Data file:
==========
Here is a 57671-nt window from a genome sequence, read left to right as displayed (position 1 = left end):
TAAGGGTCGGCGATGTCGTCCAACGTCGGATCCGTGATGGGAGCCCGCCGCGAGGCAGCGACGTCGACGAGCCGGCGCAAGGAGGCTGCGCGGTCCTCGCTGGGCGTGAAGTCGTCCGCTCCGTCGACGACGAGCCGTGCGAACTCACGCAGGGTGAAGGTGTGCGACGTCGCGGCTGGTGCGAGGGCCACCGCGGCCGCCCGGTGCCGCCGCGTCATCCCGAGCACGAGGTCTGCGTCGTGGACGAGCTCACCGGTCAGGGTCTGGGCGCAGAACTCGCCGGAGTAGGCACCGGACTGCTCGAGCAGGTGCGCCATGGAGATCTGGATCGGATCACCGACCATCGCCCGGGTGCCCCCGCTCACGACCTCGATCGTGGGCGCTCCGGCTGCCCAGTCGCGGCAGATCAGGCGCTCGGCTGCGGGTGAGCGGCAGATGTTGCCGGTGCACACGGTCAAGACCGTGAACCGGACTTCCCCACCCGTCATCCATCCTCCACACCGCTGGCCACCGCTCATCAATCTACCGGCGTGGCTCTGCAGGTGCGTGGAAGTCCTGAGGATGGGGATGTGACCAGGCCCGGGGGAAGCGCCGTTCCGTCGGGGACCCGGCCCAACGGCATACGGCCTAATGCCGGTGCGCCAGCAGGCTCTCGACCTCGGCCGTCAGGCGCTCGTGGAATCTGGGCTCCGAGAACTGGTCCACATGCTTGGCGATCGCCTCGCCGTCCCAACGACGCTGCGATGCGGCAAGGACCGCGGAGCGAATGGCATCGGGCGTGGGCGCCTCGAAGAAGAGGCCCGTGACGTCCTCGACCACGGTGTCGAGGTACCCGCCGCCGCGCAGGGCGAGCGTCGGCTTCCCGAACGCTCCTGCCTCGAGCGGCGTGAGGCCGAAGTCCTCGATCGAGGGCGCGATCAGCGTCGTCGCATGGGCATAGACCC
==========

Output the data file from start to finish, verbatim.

Here is a 57671-nt window from a genome sequence, read left to right as displayed (position 1 = left end):
TAAGGGTCGGCGATGTCGTCCAACGTCGGATCCGTGATGGGAGCCCGCCGCGAGGCAGCGACGTCGACGAGCCGGCGCAAGGAGGCTGCGCGGTCCTCGCTGGGCGTGAAGTCGTCCGCTCCGTCGACGACGAGCCGTGCGAACTCACGCAGGGTGAAGGTGTGCGACGTCGCGGCTGGTGCGAGGGCCACCGCGGCCGCCCGGTGCCGCCGCGTCATCCCGAGCACGAGGTCTGCGTCGTGGACGAGCTCACCGGTCAGGGTCTGGGCGCAGAACTCGCCGGAGTAGGCACCGGACTGCTCGAGCAGGTGCGCCATGGAGATCTGGATCGGATCACCGACCATCGCCCGGGTGCCCCCGCTCACGACCTCGATCGTGGGCGCTCCGGCTGCCCAGTCGCGGCAGATCAGGCGCTCGGCTGCGGGTGAGCGGCAGATGTTGCCGGTGCACACGGTCAAGACCGTGAACCGGACTTCCCCACCCGTCATCCATCCTCCACACCGCTGGCCACCGCTCATCAATCTACCGGCGTGGCTCTGCAGGTGCGTGGAAGTCCTGAGGATGGGGATGTGACCAGGCCCGGGGGAAGCGCCGTTCCGTCGGGGACCCGGCCCAACGGCATACGGCCTAATGCCGGTGCGCCAGCAGGCTCTCGACCTCGGCCGTCAGGCGCTCGTGGAATCTGGGCTCCGAGAACTGGTCCACATGCTTGGCGATCGCCTCGCCGTCCCAACGACGCTGCGATGCGGCAAGGACCGCGGAGCGAATGGCATCGGGCGTGGGCGCCTCGAAGAAGAGGCCCGTGACGTCCTCGACCACGGTGTCGAGGTACCCGCCGCCGCGCAGGGCGAGCGTCGGCTTCCCGAACGCTCCTGCCTCGAGCGGCGTGAGGCCGAAGTCCTCGATCGAGGGCGCGATCAGCGTCGTCGCATGGGCATAGACCC